Cam Newton, Sparky Anderson and Thursday's Late Sports News
Sparky Anderson died today at the age of 76, one day after his family announced he had been placed in hospice care after suffering from dementia.
The former Major League skipper was known as a kind, caring man who still had love for the game.
Anderson won three World Series titles, including two with the Cincinnati Reds "Big Red Machine" featuring the likes of Pete Rose, Johnny Bench and Joe Morgan.
Elsewhere in sports, LeBron James is dealing with a deep shin bruise and was held out of practice today.
James sustained the injury Sunday in the rout over the New Jersey Nets.
Here's a closer look at those stories and other sports news Thursday evening.
Thursday Night Football 2010 isn't quite here yet, so don't worry about waking up Friday morning in a panic after forgetting to set your fantasy football lineups.
The NFL Network's showcase begins next week on November 11 and features what should be a fantastic match-up.
The Ravens will travel to Atlanta to face the Falcons, still seemingly flying under the radar at 5-2 this season.
Both teams play at home in Week 8 with good chances to further solidify their place among the best teams in the league.
Baltimore hosts the road-warrior Miami Dolphins, while Atlanta hosts upstart Tampa Bay.
Next Thursday's game kicks off at 8:20 team and is only available on the NFL Network.
Time to call your local cable or satellite provider and hike up the bill by a few more dollars a month.
Other Thursday night games on the NFL Network's schedule this season include Cincinnati at New York on Thanksgiving and Houston at Philadelphia.
Cam Newton's arrest in 2008 was largely overlooked after the quarterback walked away from the University of Florida and spent a year play Junior College ball.
Now, with an ESPN.com report Thursday detailing an NCAA investigation into allegations a handler sought upwards of $200,000 in exchange for Newton's services, his character is coming into question.
Newton was accused of stealing a fellow student's laptop during his freshman season at Florida, but charges of larceny and obstruction of justice were eventually dropped.
Based on today's news, it appears he might be in hot water again.
According to ESPN, a former Mississippi State player named Jack Bond reported Newton was being offered at a price by a man named Kenny Rogers.
Rogers also played for Mississippi State and runs an agency that matches high school athletes with colleges.
Adding another layer of intrigue to a complicated story, Cecil Newton, Cam's father, admitted the family was in contact with Rogers when they visited Mississippi State last spring.
Newton is the pastor of a church in Georgia that was nearly demolished after officials found it in violation of building code.
Last spring, Newton told the Newnan City Council that he had obtained funding for a renovation to bring the church up to code.
There's still a long way to go before the dots are connected, but the NCAA has opened an investigation into the matter.
Cam Newton's historic season and growing Heisman hopes may have just hit a snag.
According to an ESPN.com report, Newton's family is being investigated by the NCAA in the wake of comments made by a former Mississippi State player who reported a former teammate was seeking upwards of $200,000 to land his services following a year of JUCO ball.
Jack Bond, who played quarterback for the Bulldogs, reportedly contacted ESPN and said a teammate, later identified as Kenny Rogers, was letting people around the program know he could help land Newton for a price.
ESPN claims Rogers is officially listed as an "agent" in a business directory and matches high school athletes with colleges.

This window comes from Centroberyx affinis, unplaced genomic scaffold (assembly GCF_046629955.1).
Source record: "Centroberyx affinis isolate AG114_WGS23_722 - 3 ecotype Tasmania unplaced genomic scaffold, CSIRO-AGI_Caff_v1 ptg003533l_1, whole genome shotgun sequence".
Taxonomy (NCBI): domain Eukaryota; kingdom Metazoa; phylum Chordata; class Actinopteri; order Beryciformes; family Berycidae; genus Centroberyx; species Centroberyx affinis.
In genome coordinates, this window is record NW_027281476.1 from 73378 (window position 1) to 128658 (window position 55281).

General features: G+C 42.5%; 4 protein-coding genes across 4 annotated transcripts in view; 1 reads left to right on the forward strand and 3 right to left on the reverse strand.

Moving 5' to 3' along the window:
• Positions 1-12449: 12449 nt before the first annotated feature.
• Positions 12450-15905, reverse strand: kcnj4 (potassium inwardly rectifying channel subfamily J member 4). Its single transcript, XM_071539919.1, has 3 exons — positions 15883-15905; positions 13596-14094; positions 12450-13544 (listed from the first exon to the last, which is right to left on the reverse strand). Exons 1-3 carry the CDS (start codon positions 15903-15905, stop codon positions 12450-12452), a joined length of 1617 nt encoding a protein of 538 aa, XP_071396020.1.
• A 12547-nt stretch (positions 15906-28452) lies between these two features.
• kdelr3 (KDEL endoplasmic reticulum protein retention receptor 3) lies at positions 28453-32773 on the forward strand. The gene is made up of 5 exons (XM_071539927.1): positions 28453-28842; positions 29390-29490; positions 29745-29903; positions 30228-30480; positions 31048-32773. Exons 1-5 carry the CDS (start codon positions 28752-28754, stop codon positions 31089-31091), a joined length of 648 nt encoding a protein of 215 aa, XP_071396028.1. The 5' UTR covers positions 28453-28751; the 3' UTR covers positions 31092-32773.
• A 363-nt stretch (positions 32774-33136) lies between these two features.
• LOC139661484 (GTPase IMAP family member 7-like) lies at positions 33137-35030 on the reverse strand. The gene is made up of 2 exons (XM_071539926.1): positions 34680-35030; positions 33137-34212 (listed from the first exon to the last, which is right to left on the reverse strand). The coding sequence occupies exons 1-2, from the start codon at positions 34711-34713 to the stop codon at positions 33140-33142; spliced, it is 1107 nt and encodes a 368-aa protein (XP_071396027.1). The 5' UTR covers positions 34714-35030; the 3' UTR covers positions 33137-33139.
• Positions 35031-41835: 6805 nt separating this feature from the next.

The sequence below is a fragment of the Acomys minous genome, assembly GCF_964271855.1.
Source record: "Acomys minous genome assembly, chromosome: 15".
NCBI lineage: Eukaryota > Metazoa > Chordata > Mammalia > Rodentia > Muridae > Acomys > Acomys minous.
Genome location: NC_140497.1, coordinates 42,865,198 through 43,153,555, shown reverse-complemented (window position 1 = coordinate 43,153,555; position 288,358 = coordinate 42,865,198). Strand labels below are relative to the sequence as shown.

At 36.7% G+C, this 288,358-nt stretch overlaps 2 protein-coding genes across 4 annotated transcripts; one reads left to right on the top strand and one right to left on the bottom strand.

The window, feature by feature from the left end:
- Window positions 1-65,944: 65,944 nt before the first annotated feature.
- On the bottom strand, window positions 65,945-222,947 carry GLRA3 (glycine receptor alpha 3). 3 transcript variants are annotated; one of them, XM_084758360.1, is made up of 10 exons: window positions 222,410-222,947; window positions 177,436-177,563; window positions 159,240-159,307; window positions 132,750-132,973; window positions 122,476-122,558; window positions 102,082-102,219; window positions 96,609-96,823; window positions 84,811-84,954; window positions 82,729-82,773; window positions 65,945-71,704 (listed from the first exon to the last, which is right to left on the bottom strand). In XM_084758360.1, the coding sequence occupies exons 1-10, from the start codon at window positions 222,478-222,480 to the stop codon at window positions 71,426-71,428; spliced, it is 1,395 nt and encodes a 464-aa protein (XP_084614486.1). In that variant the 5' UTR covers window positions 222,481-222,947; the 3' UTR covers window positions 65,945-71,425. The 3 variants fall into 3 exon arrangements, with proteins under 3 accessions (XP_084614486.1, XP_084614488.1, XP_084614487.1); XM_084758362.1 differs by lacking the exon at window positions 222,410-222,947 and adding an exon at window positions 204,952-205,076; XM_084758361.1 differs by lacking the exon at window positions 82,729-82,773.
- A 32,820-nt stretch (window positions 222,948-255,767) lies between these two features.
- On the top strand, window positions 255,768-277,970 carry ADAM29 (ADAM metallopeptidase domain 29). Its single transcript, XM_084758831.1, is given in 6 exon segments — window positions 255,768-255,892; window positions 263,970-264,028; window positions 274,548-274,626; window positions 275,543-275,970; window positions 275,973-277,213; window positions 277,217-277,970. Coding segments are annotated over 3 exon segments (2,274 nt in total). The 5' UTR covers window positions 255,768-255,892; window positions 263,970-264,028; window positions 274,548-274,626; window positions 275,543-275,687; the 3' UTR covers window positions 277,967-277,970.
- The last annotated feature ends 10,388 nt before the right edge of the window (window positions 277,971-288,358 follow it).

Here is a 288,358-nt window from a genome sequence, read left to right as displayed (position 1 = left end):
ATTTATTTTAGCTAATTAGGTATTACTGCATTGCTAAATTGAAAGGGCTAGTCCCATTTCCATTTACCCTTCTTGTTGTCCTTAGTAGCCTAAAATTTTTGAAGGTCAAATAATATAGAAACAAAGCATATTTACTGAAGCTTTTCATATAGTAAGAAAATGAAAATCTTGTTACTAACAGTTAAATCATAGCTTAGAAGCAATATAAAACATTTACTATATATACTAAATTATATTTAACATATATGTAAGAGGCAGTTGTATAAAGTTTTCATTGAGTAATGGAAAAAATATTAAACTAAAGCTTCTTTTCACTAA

He also has had contact with Cam Newton.
According to Cam's father Cecil, the Newton family sought Rogers' advice when considering Mississippi State.
Cecil denied the relationship continued beyond his son's official visit to Starkville, and steadfastly denied the family knew about any of Rogers' dealings, saying if he tried to get money in exchange for Cam, he acted alone.
The report outlines the parameters of the NCAA inquiry into the situation, including the request of financial records from Newton's family.
Cecil Newton is the pastor of Holy Zion Center of Deliverance, which was on the verge of being torn down by the city of Newnan, Georgia after failure to comply with building codes.
According to various reports, Newton assured the city his church would be brought up to code and renovations began last spring.
None of the parties alleged to be involved in the investigation have issued an official statement regarding this story as of yet.
Bond told ESPN he was merely concerned about the welfare of Mississippi State and not trying to be a whistle-blower.
James Harrison has been fined for the third time this season following his late hit on Drew Brees during Pittsburgh's loss to New Orleans Sunday.
Thursday, NFL docked Harrison $20,000 after it completed a review of the hit, which drew a 15-yard penalty.
The Steelers' linebacker has now been fined a whopping $100,000 for illegal hits this season.
Tuesday, Harrison met with NFL commissioner Roger Goodell to discuss the NFL's crackdown on late hits.
He called the meeting "somewhat productive," but he is singing a different tune today.
Despite video clearly showing he led with his helmet to Brees' back, Harrison steadfastly denied he violated any of the league's tackling rules.
Another late hit would likely result in a suspension.
No team has been more upset with the NFL's increased focus on eliminating illegal hits than the Steelers.
Coach Mike Tomlin bristled when the league praised Harrison after not making a hit against Ronnie Brown in Week 7.
Meanwhile, star safety Troy Polamalu questioned Goodell's power to govern the NFL while talking with reporters earlier this week.
Jake Plummer was widely regarded as an enigmatic, spoiled star during his career in the NFL.
But in the days since his retirement, Plummer has found peace and rediscovered a sport he truly loves.